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MEDIA PERSPECTIVES - June 21, 2017

Editor's Note:


I just wanted to let my readers know that I've created a blog where I will be posting essays and articles I've written on digital and online marketing. It's an extension of Media Perspectives. I hope you continue to read and enjoy!

Here's the link: Jaffer Ali's Blog - Perspectives from a Media Contrarian

Thanks for Reading!



When R-O-I Can Lead To R-U-I-N
By: Jaffer Ali

The world in is economic chaos, and everybody is looking for terra firma to make sense of it all. With so many things spinning out of control, it's as if we were never really in control in the first place...

This is an article about online advertising, so why am I speaking about financial-market chaos? Because, as Jeff Einstein has recently published on Jack Myers' MediaBizBloggers, the same ill winds responsible for this financial maelstrom are blowing the online media ship straight into a rocky shore.

In the world of high finance, mathematical models and computers have taken over trading and, virtually absent human intervention and comprehension, produced the horror that now confronts us. To put this into perspective, the NYSE experienced its first million-share trading day back when Ronald Reagan practiced voodoo economics. Typical daily share volume has now increased by more than a thousand-fold! Similarly, the online world has ceded control to mysterious computer algorithms and mountains of consumer data, all calculated to eliminate waste while placing the exact right ad in front of the precise demo at the most opportune time. Whew...try saying that three times fast.

Advertising is now synonymous with algorithm. Case in point: Google recently announced a platform whereby anyone with an online connection could create their own ads, regardless of their marketing acumen or lack thereof. Instead of paint by numbers, we now have create by the numbers. In effect, creativity has now been reduced to the lowest common denominator.

The financial meltdown was fueled by companies doing whatever they needed to do to make the numbers work. The almighty quarterly financial 10-Q report card -- an exercise in smoke and mirrors governed by a three-month time horizon -- had the tail wagging the dog as never before. Miss a quarter's profit expectations and the demon computer trading models would punish your stock price. Bad dog...bad, bad dog.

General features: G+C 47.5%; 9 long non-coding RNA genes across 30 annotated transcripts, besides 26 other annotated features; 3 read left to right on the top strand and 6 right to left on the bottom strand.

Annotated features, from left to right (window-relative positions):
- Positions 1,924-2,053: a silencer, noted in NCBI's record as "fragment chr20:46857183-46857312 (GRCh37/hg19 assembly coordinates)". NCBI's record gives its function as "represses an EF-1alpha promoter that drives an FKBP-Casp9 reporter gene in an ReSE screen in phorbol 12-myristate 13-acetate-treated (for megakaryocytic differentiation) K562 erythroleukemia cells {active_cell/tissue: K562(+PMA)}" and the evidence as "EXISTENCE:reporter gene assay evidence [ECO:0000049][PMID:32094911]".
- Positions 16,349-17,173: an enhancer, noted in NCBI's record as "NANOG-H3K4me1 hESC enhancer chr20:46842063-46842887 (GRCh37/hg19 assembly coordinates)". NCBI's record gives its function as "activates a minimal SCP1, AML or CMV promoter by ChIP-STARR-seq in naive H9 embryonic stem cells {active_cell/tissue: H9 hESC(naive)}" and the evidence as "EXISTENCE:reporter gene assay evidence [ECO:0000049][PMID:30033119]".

To compensate and stay a step ahead of the analysts, many companies simply dummied up their balance sheets by burying worthless assets in computational minutiae. This created a house of cards, and each quarter it became more difficult to paint a rosy picture -- despite the fact that everyone was wearing rose-colored glasses. For all practical purposes, the time horizon for prudent return on investment was suddenly truncated to three months.



Anybody who invests money, from corporations and hedge funds to kindly old grandmas, has the expectation of a fair return on their investment, to wit ROI. But the shorter the time horizon for that return, the more unstable the system becomes. The shorter the time frame, the more intricate, detailed and complex (euphemisms for "nobody has a clue") the algorithm must be to calculate the return.

These same seeds of our own destruction are now driving online advertising. Google has narrowed the ROI time horizon down to the immediate transaction. A return on your investment no longer takes five years, a year or even three months. You can now calculate the return on your advertising investment IMMEDIATELY! ROI by the nanosecond!

Online advertising, done right, holds the promise to restore relationships between brands and consumers. Why? Because the cost of online communication -- true brand building -- is lower than with any other medium. Advertising is all about building connections. But just as Rome wasn't built in a day, relationships can't emerge from an immediate transaction.

It is now painfully clear that those who embraced the data gods were placing their faith in false idols. Immediate gratification became an obsession. The transaction came first, the relationship an afterthought at best, if at all. Simply put, the online media industry inverted the order of things (the nice way to say we got it completely backward) and bit ourselves in the ass. Exactly what happens when we follow our tails.

Discussions of relationships seem foreign to those who create the algorithms. But who needs relationships when we have better accountability? The sober truth, however, is we have far less accountability than ever, despite spending all of our time measuring it. We have worse relationships than ever because we spend no time developing them. But we sure have a good-looking balance sheet!

Let me say this again: Advertising is an investment that should deliver a return. But if the time horizon for the return is reduced to the immediate transaction, there's no time to develop the relationship -- the only true measure of ROI, and the only thing worth investing in. I can hear the quants now: "What's the ROI du jour?" "I don't know, but they got it every day!"

To paraphrase the old Rolaids commercial: How do you spell ROI? R.U.I.N.

Original Article: When R-O-I Can Lead To R-U-I-N

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